Terry Fox’s three-day run across Prince Edward Island 29 years ago was a huge psychological boost for the runner, says Fred Fox, Terry’s older brother.
In a diary entry from P.E.I. on May 26, 1980, Terry Fox described his run on the Island as the most beautiful day so far.
“There were lots of people out to cheer me on and support me. Incredible. I had another dizzy spell during the run. Still freezing, but I wasn’t wearing sweats so people could see my leg. I’d run just over 28 miles.”
Fred Fox read from his young brother’s diary on Thursday in Charlottetown as the Terry Fox Foundation, in partnership with Strait Crossing Bridge Limited, announced the return of the Terry Fox Run to the Confederation Bridge. The run will be held on Sept. 19, 2010, in recognition of the 30th anniversary of the Marathon of Hope.
“Terry’s dream continues,” said Fred Fox.
Terry Fox was diagnosed with bone cancer in his right leg in 1977. He had that leg amputated six inches above the knee.
While in hospital, Terry was so overcome by the suffering of other cancer patients that he decided to run across Canada to raise money for cancer research. He called his journey the Marathon of Hope.
Terry was forced to end his run on Sept. 1, 1980, when the cancer had spread to his lungs.
Michel Le Chasseur, general manager of the Confederation Bridge, said the bridge remains a magnet for runners interested in taking part in the Terry Fox Run from across Canada.
2010 will mark the second time the Confederation Bridge has hosted the Terry Fox Run.
The event was last held in 2005 to commemorate the run’s 25th anniversary, attracting 14,000 participants and raising $375,000 for cancer research.
It was recognized as the largest single Terry Fox Run in the history of the event for both participation and funds raised.
Organizers hope to surpass those numbers in 2010.
“We invite everyone to join us on the bridge on Sept. 19, 2010 to be a part of Terry’s legacy of courage and determination, to celebrate the progress made in cancer research, and to help ensure that strides in the fight against cancer continue,” said Le Chasseur.
To date, close to $500 million has been raised in Terry’s name for cancer research through the Terry Fox Run.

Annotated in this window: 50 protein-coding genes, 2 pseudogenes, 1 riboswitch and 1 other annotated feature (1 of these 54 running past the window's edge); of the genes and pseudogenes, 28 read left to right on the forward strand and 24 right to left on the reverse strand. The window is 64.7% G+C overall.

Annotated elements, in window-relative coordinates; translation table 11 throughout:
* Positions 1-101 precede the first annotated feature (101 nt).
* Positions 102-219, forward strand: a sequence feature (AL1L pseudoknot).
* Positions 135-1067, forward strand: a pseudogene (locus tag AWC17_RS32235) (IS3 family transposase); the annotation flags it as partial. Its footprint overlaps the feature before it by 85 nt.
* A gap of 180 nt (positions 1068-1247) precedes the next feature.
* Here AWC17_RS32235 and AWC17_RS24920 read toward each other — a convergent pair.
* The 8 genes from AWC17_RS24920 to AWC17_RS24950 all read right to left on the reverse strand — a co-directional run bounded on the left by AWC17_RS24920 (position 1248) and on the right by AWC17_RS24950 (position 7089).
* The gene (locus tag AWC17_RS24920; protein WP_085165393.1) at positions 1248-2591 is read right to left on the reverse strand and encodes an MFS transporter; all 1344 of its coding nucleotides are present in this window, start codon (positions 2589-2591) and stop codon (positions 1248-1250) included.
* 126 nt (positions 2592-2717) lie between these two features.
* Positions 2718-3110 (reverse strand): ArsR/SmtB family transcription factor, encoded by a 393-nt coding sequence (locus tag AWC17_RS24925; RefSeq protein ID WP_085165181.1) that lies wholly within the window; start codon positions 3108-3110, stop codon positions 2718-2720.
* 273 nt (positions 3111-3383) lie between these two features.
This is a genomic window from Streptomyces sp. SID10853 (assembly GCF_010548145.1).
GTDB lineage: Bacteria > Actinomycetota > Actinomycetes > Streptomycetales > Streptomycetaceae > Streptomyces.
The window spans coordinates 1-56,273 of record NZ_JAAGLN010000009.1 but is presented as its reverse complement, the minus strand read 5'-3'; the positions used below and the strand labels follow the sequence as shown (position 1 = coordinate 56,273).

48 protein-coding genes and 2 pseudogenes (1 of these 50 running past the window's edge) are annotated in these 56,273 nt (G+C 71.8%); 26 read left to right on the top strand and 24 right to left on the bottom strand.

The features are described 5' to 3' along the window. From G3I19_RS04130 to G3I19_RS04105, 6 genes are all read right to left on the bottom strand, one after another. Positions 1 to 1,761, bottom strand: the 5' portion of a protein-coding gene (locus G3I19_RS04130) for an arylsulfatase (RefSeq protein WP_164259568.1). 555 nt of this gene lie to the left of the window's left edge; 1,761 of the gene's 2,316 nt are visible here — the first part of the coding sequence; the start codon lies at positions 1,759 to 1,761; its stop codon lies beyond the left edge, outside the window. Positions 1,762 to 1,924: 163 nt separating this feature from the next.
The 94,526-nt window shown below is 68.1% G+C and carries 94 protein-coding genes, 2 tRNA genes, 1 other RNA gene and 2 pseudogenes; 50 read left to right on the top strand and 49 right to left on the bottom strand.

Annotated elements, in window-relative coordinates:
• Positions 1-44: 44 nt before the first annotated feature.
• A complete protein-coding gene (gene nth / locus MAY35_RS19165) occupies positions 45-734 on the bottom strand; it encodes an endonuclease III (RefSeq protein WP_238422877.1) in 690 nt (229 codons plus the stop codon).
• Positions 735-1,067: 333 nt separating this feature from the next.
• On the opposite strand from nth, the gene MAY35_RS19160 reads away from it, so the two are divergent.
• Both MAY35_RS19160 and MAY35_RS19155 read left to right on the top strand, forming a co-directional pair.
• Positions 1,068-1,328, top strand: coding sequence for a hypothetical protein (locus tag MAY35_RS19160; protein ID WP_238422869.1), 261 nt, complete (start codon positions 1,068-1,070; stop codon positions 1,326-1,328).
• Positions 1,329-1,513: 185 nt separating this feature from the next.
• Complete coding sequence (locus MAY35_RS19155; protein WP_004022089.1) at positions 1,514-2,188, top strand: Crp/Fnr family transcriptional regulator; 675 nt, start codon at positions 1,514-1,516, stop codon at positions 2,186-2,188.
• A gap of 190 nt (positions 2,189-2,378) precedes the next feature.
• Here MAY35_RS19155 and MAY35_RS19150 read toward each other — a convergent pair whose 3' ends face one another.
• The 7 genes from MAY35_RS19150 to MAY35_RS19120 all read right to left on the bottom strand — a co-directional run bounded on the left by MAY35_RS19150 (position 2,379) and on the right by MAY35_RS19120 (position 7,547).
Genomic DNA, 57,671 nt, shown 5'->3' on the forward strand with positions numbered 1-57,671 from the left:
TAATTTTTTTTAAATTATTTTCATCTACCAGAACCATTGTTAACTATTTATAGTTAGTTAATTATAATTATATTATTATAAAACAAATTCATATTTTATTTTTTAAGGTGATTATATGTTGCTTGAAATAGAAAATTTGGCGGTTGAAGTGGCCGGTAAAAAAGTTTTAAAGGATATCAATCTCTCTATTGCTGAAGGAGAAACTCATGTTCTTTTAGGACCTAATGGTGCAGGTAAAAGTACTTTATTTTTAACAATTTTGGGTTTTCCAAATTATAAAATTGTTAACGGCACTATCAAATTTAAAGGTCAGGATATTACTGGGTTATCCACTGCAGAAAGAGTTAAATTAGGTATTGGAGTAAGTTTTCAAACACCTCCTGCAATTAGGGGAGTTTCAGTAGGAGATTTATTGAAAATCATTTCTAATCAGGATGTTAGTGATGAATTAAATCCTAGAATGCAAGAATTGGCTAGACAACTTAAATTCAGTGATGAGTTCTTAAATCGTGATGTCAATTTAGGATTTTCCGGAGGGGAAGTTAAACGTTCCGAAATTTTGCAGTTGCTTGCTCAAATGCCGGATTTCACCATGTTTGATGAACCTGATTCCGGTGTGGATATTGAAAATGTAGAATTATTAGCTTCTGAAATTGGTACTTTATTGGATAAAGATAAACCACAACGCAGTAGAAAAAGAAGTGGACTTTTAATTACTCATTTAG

It is held in 30 countries across four continents.
Funds raised in Terry’s name have already generated tangible results: research funded by his foundation has generated new imaging technology that makes the early diagnosis and treatment of cancer far less invasive and traumatic for patients, mortality rates for both women and men for many cancers have dropped significantly, and several cancers are now considered ‘curable’, including childhood leukemia, Hodgkin’s disease and testicular cancer.
“Terry’s Marathon of Hope united Canada in an effort to find a cure for cancer. The 2010 Terry Fox Run on the Confederation Bridge will do the same,” says Onne de Boer, provincial director of the Terry Fox Foundation in New Brunswick and Prince Edward Island.
“This exciting event will be in addition to the current Terry Fox community runs held in Atlantic Canada. It will provide supporters with a very unique opportunity to cross the span of this magnificent bridge on foot and fundraise for cancer research in Terry’s name.”
BRIDGE CLOSURE 'SLIGHT INCONVENIENCE'
A “slight inconvenience” is how Michel Le Chasseur, general manager of the Confederation Bridge, describes a seven-hour closure of the Island’s main link to the mainland for the Terry Fox Run next September.
The bridge will be shutdown on Sunday, Sept. 19, 2010 from 6 a.m. until 1 p.m. The run is being held to mark the 30th anniversary of the Terry Fox Run.
This will be the seventh full bridge closure for special events, including two bridge walks, three bicycle races, and now two Terry Fox Runs.
Le Chasseur says all closures need to be approved by the provinces of Prince Edward Island and New Brunswick as well as Transport Canada. He said this latest bridge closure has received all approvals.
“We have a lot of respect for what Terry did, he gave his life, and we want to participate,” said the bridge boss.
A news release put out by Strait Crossing describes the bridge as “. . . an integral part of the Trans-Canada Highway.”
But Le Chasseur said the travelling public is getting lots of notice, almost a year in advance of the closure. He added that a process will be put in place that will allow emergency response vehicles to go across the bridge, even at the height of the run.
The last Terry Fox Run attracted more than 14,000 people on the 13-kilometre span.
Still, Le Chasseur said emergency vehicles will be able to get through.
“Absolutely,” he added.
Still, Le Chasseur said he’s heard complaints from drivers when the bridge has been closed in the past.
There were only about 30 cars waiting on the P.E.I.-side of the bridge when it was closed for the same time period for the Terry Fox Run in 2005.
“Some concerns are very logical,” he said. “‘I have a plane to catch. I need to get to a medical appointment’.”